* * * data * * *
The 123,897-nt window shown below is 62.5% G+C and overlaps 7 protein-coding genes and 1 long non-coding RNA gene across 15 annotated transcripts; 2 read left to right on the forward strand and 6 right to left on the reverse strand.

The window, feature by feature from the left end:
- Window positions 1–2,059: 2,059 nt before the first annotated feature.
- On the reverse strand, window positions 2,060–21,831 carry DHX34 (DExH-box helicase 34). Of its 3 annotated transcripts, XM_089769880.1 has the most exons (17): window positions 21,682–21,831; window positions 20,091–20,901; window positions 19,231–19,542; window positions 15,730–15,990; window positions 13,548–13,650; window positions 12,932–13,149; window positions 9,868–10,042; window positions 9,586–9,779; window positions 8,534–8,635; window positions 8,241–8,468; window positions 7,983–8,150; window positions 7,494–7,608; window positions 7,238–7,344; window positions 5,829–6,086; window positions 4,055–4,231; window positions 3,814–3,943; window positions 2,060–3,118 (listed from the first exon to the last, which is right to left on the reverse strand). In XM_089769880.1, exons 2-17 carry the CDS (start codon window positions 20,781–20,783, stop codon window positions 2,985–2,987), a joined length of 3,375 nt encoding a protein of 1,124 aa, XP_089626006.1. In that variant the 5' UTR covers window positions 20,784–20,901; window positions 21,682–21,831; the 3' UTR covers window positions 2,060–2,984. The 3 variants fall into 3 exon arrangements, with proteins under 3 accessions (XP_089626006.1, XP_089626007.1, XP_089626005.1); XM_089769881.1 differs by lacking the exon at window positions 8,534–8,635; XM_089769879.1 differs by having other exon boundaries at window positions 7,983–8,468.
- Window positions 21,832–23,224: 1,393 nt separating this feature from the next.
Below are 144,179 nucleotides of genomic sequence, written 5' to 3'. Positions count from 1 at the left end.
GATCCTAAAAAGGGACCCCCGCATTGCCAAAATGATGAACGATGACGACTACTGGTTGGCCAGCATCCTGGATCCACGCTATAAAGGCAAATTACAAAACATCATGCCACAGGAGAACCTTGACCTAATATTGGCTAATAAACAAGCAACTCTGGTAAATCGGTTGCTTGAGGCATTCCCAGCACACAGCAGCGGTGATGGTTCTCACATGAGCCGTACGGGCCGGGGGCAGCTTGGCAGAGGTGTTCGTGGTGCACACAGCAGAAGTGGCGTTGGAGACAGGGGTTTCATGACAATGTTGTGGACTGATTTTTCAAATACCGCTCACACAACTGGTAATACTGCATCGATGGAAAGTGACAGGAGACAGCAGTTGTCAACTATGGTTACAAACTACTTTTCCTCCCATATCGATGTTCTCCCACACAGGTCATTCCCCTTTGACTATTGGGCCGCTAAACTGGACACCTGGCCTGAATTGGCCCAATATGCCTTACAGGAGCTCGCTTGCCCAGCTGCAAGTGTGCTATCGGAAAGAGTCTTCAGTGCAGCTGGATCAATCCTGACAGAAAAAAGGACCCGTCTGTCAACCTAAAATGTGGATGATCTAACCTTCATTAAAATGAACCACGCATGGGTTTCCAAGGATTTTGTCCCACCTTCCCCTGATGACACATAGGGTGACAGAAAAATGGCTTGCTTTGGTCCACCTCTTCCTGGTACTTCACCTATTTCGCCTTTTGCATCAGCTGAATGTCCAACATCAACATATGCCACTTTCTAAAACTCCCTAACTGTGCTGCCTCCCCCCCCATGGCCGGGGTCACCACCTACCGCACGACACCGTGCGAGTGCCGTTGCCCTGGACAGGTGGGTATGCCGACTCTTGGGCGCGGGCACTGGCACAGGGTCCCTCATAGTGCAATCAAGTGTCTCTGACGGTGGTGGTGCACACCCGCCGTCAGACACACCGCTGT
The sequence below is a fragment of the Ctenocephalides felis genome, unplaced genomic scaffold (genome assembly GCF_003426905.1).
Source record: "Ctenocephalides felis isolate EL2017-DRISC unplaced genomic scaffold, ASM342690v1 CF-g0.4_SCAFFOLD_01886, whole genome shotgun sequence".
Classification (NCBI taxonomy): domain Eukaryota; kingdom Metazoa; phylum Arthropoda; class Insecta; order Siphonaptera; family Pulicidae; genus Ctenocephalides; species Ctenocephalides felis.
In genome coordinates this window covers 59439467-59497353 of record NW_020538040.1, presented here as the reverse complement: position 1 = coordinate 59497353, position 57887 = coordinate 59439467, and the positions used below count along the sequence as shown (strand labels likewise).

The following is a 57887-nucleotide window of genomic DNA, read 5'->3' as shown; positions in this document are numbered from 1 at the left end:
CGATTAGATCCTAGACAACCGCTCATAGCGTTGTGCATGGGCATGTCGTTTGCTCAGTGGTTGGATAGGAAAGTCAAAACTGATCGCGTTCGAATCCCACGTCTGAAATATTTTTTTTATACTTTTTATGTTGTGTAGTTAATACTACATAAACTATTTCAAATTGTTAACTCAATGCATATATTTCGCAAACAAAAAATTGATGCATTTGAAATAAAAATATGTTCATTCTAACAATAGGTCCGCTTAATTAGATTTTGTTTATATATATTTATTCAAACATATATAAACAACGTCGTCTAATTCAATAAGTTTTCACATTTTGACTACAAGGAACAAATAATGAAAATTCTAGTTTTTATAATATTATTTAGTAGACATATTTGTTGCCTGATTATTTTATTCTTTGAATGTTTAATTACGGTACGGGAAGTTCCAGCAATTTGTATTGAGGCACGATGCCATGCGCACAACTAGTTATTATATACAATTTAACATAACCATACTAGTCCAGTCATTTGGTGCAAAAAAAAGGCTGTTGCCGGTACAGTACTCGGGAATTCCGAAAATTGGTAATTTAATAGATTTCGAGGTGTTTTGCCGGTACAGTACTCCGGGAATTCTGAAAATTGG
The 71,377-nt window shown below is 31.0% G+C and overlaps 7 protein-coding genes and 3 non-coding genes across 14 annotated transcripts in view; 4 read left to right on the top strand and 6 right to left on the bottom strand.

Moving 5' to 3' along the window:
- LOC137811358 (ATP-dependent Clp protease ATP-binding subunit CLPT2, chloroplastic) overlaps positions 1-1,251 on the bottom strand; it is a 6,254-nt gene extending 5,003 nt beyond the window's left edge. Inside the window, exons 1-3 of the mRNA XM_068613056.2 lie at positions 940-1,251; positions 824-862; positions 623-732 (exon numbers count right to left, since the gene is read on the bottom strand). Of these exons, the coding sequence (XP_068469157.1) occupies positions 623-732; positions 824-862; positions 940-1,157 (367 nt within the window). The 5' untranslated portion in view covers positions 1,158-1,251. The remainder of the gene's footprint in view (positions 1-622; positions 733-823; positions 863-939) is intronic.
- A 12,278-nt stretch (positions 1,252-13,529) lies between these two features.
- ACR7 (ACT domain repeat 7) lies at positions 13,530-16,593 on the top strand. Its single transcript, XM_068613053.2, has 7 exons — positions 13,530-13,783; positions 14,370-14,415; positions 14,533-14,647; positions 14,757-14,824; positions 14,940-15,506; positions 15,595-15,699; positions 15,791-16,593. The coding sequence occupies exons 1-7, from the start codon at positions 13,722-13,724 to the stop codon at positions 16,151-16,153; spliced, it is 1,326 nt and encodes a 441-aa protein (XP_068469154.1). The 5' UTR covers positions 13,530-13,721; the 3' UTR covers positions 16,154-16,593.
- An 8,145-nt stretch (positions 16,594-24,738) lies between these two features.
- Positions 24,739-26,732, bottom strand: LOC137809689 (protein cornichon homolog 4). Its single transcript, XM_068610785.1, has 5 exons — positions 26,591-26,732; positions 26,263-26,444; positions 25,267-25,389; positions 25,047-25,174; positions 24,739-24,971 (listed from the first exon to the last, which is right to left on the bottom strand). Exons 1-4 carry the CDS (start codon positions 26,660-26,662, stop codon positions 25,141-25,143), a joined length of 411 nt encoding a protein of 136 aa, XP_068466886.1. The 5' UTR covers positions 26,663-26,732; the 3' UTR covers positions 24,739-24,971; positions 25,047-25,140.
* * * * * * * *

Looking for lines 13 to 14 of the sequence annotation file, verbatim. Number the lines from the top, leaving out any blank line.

CGATTAGATCCTAGACAACCGCTCATAGCGTTGTGCATGGGCATGTCGTTTGCTCAGTGGTTGGATAGGAAAGTCAAAACTGATCGCGTTCGAATCCCACGTCTGAAATATTTTTTTTATACTTTTTATGTTGTGTAGTTAATACTACATAAACTATTTCAAATTGTTAACTCAATGCATATATTTCGCAAACAAAAAATTGATGCATTTGAAATAAAAATATGTTCATTCTAACAATAGGTCCGCTTAATTAGATTTTGTTTATATATATTTATTCAAACATATATAAACAACGTCGTCTAATTCAATAAGTTTTCACATTTTGACTACAAGGAACAAATAATGAAAATTCTAGTTTTTATAATATTATTTAGTAGACATATTTGTTGCCTGATTATTTTATTCTTTGAATGTTTAATTACGGTACGGGAAGTTCCAGCAATTTGTATTGAGGCACGATGCCATGCGCACAACTAGTTATTATATACAATTTAACATAACCATACTAGTCCAGTCATTTGGTGCAAAAAAAAGGCTGTTGCCGGTACAGTACTCGGGAATTCCGAAAATTGGTAATTTAATAGATTTCGAGGTGTTTTGCCGGTACAGTACTCCGGGAATTCTGAAAATTGG
The 71,377-nt window shown below is 31.0% G+C and overlaps 7 protein-coding genes and 3 non-coding genes across 14 annotated transcripts in view; 4 read left to right on the top strand and 6 right to left on the bottom strand.